Environmental Justice

In 1964, construction of the Kainji dam, 800 km (497 miles) north of Lagos, was undertaken by a consortium of three Italian companies, Impresit Spa, Girola and Lodigiani, who then merged into Impregilo, together with the Netherlands Engineering Company (NEDCO) and the English firm Balfour Beatty Ltd.

The dam, which takes its name from an island on the river, altered the river’s course, creating an artificial lake also named Kainji and causing the forced displacement of local residents. The dam project cost an estimated US$ 209 million, a fourth of which was supposed to cover compensation to local citizens being forcibly displaced. The project was entirely financed by the Nigerian Government together with the Dutch Government, the World Bank and the US Agency for International Development (USAID).Around 40,000 farmers were displaced due to The Kainji dam project, leading to protests, bloackades and public campaigns. The farmers, joined by communities around the project, the local government and some social movements, requested that the government did what was best for the environment and the people. The project stopped, albeit not in response to the protests, but due to a flood that crumbled the dam and damaged the area, doing more damage to the environment and claiming lives.

The restoration of the area and a compensation for the affected population is paramount.

When projects like this would be embarked on, it is only just that people whose livelihoods will be affected by it be carried along. Had there been consultations with the communities involved before the commencement of the project, the concerns they raised during their interactions would have informed ideas on how best to manage the project to ensure its success without too much impact on the communities. Environmental justice is key to the success of major projects like this.


In 2004 and 2005, then dictator Hosni Mubarak issued decrees which essentially privatised the supply of water. This was in line with a World Bank approach that saw privatisation as a means to efficiency and access to loans. Under the decree, authorities in 14 of Egypts 28 governorates were transformed into holding companies and the focus shifted to profit and cost recovery. The price of water increased and citizen protests took place in subsequent years.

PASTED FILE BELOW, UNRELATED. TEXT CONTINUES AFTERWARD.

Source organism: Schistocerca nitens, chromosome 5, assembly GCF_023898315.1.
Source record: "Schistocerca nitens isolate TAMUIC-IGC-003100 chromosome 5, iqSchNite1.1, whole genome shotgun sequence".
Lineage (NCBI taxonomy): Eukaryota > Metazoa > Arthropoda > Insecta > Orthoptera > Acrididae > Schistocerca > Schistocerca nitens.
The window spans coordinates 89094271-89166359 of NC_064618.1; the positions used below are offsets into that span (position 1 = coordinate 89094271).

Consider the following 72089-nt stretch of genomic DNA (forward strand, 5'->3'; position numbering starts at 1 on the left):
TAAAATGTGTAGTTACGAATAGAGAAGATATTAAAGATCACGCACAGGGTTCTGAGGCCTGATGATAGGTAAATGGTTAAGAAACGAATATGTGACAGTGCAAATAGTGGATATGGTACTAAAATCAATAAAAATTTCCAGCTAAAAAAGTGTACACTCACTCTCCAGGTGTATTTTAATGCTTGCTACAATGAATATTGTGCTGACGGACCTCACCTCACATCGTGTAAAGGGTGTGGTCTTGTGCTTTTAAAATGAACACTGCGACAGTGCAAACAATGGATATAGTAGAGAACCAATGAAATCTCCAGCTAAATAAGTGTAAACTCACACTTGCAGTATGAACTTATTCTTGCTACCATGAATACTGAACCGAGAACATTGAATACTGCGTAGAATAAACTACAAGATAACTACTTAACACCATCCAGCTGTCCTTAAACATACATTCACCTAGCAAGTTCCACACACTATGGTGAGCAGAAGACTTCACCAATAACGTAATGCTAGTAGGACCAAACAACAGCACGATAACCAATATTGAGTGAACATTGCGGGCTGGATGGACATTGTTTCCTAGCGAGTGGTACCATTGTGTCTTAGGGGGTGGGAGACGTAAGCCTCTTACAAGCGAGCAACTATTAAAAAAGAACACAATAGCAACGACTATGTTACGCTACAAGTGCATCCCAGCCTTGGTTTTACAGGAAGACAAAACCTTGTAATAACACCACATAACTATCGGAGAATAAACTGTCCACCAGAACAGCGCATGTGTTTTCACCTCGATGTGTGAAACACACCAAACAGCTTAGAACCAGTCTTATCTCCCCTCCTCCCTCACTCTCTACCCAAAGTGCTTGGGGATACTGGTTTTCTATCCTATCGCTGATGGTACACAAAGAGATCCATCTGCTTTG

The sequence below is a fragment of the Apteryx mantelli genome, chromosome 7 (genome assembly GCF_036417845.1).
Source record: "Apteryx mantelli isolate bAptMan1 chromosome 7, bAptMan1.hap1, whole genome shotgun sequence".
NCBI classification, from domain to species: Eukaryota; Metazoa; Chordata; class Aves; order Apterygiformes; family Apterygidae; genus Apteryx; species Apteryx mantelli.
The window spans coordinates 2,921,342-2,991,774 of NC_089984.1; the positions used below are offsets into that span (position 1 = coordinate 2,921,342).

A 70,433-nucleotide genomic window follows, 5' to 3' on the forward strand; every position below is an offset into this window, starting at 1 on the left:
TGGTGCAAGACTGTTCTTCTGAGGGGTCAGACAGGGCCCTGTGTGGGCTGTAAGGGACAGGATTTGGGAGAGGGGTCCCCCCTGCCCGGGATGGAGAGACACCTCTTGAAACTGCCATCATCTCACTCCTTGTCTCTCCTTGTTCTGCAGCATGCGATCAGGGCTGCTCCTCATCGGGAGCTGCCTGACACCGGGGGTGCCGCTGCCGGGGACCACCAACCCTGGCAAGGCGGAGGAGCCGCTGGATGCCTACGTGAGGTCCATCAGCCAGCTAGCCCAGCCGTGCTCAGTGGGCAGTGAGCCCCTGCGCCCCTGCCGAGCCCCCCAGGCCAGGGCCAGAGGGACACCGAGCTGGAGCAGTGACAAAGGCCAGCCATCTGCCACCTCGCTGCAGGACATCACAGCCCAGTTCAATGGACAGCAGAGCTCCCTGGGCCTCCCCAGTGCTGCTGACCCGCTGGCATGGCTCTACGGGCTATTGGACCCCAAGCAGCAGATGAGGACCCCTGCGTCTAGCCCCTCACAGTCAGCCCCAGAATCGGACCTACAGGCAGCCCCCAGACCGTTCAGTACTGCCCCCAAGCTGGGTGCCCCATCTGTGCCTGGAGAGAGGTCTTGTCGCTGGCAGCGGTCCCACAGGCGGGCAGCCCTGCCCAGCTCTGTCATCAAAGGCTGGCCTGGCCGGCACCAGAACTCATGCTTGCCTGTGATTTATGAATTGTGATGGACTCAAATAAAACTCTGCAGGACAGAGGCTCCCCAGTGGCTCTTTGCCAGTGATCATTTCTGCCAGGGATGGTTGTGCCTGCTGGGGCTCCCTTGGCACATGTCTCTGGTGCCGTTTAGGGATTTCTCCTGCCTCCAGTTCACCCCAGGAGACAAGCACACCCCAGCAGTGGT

From the second half of 2007 till January 2008, Egypt witnessed about 40 protests about the absence of basic rights connected to drinking water, according to one estimate.

The situation led to people accessing water from polluted sources, with obvious health consequences. Protests have continued in subsequent years, linked to declining annual water resources. Egypts water is anticipated to decline by 15.2 billion cubic metres by 2017 from a required 86.2 billion cubic metres to a projected 71.4 billion cubic metres.

While the privatisation seemed to be in the best interest of the Egyptian economy, civil society organisations wanted a people-led process of development that would see water access as a basic right and encourage community ownership.

For what its worth, environmental justice will continue to be a knotty subject. The Egyptian case again brings to fore the politics of justice. What is just and who determines justice will always be up for debate, especially with increasing social inequality in African economies. Usually, what is just differs from one social class to the other. For example, to a poor man, privatisation of water is purely an injustice but to a rich man, if privatisation would ensure availability of water, it is just to privatise. We will continue to have different frames of meanings for decisions taken as it affects the environment.

There is the need to always try to strike a balance after considering all parties that will be affected by decisions about the environment.

Often times, we end up having groups whose interests are satisfied and who think justice has been done, and other stakeholder groups (often local people) who see things very differently. Such differing perceptions of environmental justice are usually at the heart of environmental conflicts.

The above is written as part of my course work on ENVIRONMENTAL JUSTICE (UNIVERSITY OF EAST ANGLIA)

Information about the conflicts was courtesy of EJ Atlas

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